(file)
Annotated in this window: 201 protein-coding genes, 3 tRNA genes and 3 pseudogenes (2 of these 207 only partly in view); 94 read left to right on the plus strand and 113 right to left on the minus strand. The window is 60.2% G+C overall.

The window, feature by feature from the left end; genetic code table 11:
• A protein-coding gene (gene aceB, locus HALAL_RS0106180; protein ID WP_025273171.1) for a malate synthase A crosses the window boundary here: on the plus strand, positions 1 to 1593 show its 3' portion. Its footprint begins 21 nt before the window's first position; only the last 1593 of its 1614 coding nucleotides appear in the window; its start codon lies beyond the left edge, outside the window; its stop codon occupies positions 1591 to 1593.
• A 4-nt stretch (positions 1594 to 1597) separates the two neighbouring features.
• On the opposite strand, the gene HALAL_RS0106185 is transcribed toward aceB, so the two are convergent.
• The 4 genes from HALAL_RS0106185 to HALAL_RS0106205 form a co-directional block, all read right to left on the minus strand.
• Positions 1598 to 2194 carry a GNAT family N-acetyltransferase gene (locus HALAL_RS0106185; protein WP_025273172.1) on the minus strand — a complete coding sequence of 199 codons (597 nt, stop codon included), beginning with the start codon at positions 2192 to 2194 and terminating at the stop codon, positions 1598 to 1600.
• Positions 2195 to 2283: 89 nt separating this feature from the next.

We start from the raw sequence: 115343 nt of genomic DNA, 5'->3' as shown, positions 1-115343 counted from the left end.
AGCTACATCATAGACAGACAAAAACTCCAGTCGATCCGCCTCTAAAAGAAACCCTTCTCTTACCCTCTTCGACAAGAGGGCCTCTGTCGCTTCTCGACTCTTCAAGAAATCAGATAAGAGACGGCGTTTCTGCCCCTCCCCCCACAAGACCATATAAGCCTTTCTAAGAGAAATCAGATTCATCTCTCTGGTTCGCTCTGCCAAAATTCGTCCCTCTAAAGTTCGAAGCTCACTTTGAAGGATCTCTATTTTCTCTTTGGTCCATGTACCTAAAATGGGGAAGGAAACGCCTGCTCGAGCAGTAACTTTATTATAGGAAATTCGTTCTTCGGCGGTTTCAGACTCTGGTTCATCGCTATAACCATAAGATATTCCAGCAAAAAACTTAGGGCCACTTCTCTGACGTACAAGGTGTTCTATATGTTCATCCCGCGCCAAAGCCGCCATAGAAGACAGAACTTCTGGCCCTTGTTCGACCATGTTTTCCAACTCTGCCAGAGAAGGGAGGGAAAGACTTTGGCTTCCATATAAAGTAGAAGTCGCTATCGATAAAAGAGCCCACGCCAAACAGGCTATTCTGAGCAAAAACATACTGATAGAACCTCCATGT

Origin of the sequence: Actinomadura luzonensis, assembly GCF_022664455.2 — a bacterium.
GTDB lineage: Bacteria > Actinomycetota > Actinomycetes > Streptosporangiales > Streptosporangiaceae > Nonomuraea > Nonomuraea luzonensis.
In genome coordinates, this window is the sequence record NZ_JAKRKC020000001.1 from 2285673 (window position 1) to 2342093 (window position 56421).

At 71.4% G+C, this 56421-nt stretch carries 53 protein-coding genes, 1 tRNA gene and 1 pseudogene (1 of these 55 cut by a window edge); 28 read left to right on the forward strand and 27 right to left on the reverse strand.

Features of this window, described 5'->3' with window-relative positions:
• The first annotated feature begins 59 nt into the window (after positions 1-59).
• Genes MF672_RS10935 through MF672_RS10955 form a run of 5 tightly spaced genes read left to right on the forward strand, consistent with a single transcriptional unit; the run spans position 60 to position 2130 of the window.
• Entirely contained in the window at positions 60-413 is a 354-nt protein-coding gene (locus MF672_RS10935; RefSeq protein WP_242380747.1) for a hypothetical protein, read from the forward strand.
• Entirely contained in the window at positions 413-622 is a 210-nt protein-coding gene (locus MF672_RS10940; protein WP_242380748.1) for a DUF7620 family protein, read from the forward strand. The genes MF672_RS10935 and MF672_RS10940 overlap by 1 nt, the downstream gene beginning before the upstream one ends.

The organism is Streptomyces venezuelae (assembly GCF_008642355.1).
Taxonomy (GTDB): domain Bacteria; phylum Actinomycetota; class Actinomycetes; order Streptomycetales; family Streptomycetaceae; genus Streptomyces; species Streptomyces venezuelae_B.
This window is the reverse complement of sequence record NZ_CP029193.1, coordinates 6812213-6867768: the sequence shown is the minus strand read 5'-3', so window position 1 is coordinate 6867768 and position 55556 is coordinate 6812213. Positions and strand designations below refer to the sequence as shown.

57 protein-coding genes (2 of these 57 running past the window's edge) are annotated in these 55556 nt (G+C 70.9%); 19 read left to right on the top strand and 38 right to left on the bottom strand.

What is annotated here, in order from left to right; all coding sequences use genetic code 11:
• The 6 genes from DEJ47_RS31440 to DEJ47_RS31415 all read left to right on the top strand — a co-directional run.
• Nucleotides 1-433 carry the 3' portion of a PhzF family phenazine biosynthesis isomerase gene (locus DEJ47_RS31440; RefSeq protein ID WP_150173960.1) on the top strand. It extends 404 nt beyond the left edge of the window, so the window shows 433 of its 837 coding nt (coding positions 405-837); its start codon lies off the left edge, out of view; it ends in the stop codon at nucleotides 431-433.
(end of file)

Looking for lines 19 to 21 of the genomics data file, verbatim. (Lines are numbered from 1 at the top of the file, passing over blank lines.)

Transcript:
• Entirely contained in the window at positions 413-622 is a 210-nt protein-coding gene (locus MF672_RS10940; protein WP_242380748.1) for a DUF7620 family protein, read from the forward strand. The genes MF672_RS10935 and MF672_RS10940 overlap by 1 nt, the downstream gene beginning before the upstream one ends.

The organism is Streptomyces venezuelae (assembly GCF_008642355.1).
Taxonomy (GTDB): domain Bacteria; phylum Actinomycetota; class Actinomycetes; order Streptomycetales; family Streptomycetaceae; genus Streptomyces; species Streptomyces venezuelae_B.